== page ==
Have you seen it out in the ocean? Huge longboards and the rider walks the length of the board and then rides for a short period of time standing on the last 2 feet’ish of the board. Like this!
If you look at that picture, it’s very similar to how we would ride a surf style wakesurf board revert, well except for the direction of travel!!! Such a minor detail!!! The fin is out of the water, the nose of the board is in contact with the upward flow of the wave, the board is falling down the face of the wave AND there is this apex that is sort of lifting the back…what 2/3’s of the board out of the water?
This is nothing new, it’s been around for about as long as longboards have been around! If you haven’t ever seen a noserider up close, MOST have a huge concave on the bottom of the board at the nose to create lift. Here are a few pictures that give you an idea of the location and size of a noseriders NOSE concave.
This is looking down the length of the board from the tail towards the nose. That dark oval at the opposite end is the nose concave.
Here is another picture of a different board, this is up close and from the right side looking across and forward. You can also see what is referred to as chines up at the nose for more control of the board when it’s being ridden from the nose.
That section is huge. It needs to be a huge ass concave to be effective at all. Smaller dents or tiny little channels don’t really produce any useful lift in a board, especially when it is ridden revert. They can do other things like create a stiffer section of the board, though.
Now don’t go running off thinking nose riders are the answer to your revert riding. That isn’t our message! Nose riders are a funny sort of board. They are intentionally shaped to create drag when the rider is up at the nose, so that the board doesn’t outrun the wave. So huge single fins and typically a rounded belly plus rounded rails all create tons of drag to help slow the board down as the rider gets up on the nose.
You don’t want that! But remember how we talked about creating lift off the nose when the board is revert and the nose is acting as the tail? Right? Just shape that sort of concave in the nose, but turn it around so that it’s employed when the board is ridden revert and for the most part isn’t ever engaged otherwise. The rest of that orientation, as we described above where the fin was out of the water, etc is what we want or what we are doing when the board is being ridden revert.
Again, this weird sort of judging mechanism that rewards riders for riding boards differently than what they were designed for – like mudding your Ferrari – dictates that we ALL start shaping for that weirdness. Kinda like lifting your Ferrari and slapping on a set of mudders. It’s dumb, but it’s what the judges are all googoo over, what are ya gonna do? Anyway, we understand that revert riding is a significant part of any surf style division, now. Shuv based tricks, are also part of that division. Time to shape for them effectively, rather than clinging to what we felt was surf style or how surfboards are ridden elsewhere.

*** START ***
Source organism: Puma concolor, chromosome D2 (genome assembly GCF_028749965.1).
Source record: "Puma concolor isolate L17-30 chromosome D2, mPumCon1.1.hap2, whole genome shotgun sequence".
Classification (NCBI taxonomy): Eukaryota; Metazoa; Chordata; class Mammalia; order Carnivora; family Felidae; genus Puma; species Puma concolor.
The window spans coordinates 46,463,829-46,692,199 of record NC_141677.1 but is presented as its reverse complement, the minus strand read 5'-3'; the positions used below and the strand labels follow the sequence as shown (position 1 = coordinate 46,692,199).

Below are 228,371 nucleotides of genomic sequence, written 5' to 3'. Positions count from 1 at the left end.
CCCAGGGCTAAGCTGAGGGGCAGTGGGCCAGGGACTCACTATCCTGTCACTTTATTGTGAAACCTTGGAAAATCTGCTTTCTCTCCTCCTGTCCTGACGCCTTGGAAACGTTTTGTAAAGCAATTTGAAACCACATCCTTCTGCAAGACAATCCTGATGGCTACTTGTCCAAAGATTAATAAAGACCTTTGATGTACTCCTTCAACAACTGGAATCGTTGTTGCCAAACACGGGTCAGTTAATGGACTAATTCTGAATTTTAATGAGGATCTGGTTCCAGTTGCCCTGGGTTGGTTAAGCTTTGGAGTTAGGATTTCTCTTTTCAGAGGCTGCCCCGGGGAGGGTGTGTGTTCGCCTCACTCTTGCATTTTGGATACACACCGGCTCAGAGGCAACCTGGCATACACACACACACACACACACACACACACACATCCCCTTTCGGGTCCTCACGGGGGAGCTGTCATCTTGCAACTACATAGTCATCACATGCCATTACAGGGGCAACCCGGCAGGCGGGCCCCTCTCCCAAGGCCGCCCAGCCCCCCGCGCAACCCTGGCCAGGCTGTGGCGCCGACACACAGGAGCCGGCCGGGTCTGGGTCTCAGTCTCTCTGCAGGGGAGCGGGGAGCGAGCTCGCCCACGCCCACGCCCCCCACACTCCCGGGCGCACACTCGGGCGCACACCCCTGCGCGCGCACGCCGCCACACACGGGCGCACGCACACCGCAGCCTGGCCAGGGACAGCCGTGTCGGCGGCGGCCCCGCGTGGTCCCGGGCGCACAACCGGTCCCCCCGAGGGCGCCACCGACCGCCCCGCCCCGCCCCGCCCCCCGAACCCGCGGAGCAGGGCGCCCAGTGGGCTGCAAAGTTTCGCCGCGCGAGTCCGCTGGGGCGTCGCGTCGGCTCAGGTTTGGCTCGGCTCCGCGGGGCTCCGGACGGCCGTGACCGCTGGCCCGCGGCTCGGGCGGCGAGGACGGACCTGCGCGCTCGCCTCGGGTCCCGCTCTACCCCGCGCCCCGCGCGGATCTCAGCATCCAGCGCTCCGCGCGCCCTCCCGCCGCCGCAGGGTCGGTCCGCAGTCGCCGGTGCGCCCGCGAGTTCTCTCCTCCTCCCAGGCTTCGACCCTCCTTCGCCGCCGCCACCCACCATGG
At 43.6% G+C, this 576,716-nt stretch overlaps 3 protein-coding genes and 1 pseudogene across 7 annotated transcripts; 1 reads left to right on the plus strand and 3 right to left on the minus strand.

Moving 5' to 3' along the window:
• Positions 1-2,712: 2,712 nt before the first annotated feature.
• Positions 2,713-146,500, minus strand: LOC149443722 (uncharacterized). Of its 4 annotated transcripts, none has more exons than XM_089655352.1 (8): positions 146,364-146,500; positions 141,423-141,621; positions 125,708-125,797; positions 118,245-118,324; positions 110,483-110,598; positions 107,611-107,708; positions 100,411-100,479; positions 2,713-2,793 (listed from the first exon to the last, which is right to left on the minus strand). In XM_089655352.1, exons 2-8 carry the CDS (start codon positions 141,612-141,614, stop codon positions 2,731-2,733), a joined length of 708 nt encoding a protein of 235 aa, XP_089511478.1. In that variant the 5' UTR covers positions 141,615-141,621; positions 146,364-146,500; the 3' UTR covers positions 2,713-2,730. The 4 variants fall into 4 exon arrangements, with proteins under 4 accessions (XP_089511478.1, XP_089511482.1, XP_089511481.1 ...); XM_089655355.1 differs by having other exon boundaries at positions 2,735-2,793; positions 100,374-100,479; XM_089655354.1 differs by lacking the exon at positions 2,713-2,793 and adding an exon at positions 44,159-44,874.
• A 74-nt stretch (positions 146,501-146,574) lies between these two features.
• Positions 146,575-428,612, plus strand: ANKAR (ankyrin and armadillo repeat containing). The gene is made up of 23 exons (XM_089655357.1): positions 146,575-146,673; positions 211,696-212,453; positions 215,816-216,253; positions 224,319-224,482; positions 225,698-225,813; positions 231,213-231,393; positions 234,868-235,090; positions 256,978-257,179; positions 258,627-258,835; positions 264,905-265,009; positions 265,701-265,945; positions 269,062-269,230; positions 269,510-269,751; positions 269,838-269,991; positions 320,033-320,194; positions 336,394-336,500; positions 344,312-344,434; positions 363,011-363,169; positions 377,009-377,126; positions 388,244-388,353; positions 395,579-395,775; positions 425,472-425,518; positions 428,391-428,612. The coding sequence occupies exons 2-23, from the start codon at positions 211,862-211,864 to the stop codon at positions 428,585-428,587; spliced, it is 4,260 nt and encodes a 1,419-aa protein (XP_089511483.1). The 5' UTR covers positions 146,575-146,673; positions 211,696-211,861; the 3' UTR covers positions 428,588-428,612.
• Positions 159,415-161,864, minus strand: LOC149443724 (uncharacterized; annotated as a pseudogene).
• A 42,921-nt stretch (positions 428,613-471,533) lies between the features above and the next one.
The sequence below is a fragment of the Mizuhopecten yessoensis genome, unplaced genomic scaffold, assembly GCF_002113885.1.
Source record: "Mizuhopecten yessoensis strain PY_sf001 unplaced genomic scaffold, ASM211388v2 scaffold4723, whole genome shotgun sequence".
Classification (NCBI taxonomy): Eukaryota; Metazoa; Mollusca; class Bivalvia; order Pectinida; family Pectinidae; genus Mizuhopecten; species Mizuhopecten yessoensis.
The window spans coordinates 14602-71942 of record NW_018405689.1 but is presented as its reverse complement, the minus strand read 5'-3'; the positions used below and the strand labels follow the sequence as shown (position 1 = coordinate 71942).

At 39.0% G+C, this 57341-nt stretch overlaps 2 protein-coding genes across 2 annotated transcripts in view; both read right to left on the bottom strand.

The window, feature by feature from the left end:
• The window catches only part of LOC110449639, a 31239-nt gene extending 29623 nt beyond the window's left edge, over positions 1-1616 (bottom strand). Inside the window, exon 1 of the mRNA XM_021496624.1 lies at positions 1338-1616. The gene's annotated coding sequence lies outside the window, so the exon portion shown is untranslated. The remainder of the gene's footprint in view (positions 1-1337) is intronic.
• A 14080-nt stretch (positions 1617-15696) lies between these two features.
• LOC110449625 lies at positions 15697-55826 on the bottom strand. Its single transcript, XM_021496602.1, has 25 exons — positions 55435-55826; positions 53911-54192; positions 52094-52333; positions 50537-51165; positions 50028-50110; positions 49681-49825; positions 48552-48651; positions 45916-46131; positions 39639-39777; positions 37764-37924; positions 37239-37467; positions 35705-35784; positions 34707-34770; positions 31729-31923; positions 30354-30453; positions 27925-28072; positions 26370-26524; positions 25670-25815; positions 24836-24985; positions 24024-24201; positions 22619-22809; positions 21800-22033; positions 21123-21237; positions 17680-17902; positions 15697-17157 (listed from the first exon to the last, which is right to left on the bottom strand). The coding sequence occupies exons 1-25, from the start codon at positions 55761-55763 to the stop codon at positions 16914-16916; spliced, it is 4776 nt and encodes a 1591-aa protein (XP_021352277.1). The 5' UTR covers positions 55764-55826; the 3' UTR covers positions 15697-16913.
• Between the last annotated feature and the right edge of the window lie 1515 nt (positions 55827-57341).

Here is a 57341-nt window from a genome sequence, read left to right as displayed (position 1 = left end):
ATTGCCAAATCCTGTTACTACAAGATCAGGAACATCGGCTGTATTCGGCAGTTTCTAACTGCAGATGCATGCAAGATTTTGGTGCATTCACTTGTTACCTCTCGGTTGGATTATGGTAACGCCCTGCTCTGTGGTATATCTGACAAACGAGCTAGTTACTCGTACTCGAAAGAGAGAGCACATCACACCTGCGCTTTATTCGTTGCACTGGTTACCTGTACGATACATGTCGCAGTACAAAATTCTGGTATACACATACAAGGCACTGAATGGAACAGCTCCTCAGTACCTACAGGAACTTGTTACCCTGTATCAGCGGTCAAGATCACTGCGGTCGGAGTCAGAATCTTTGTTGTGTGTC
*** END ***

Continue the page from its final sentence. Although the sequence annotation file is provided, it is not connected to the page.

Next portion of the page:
Remember yesterday where we talked about changing the Center of Mass of the board? Wakesurf boards are funny things, you change one aspect and something else gets impacted! As we tried to change the center of mass, by shifting volume and the related weight, we wound up with this sort of nose heavy design. Oh great! Now we had too much weight forward, it was like we just switched the tail heavy design of surfboards into a nose heavy arrangement!
So what could we possibly do to fix that? Really just two options, lighten the tail so that we could remove some weight from the nose, or…right? Lighten the nose! Now we were consistent with the need for surf style boards to become non-directional. We knew how nose riders created lift via large nose concaves, which removed foam and associated weight! We needed lift in the nose when the board was revert AND we need to lose some weight up there also. It was a match made in heaven! So with those two combined changes, we’ve done a few things. Created a center of mass that is closer to where we wanted the board to rotate during shuv based tricks AND now we’ve developed lift when the board is ridden revert, which is where the current judging mechanism forces riders to develop their tricks. We think, but haven’t achieved it just yet, that the design changes will allow James to do revert surface 360’s. Now, competitive surf style really seems to only recognizes shuvs and body varials as tricks, but imagine your riding, if you have the control to spin a surface 360, revert or fins first? Spinning 180 revert is almost pedestrian at this point, but imagine bringing it around again for a full surface 360, revert. That’s certainly closer to the non-directional riding that the current judging system is forcing on riders! But think of how YOUR riding will improve, the style that you can add to your tricks.
So, that’s about it for the MAJOR changes in the shape for the current Flyboy that James is riding, so you’ll understand the shaping issues as we start this next build thread. Now, we didn’t create a noserider, that’s just the concept and no doubt you’re familiar with noseriding and have seen it in print, videos and maybe in person, but possibly not the underside of the board. That was the easiest way that we could communicate the idea!
We think we are now about ready to start into the build at least we’ve touched on the some of the most significant changes and improvements to the shape and overall design!
Thanks for following along, we really appreciate it!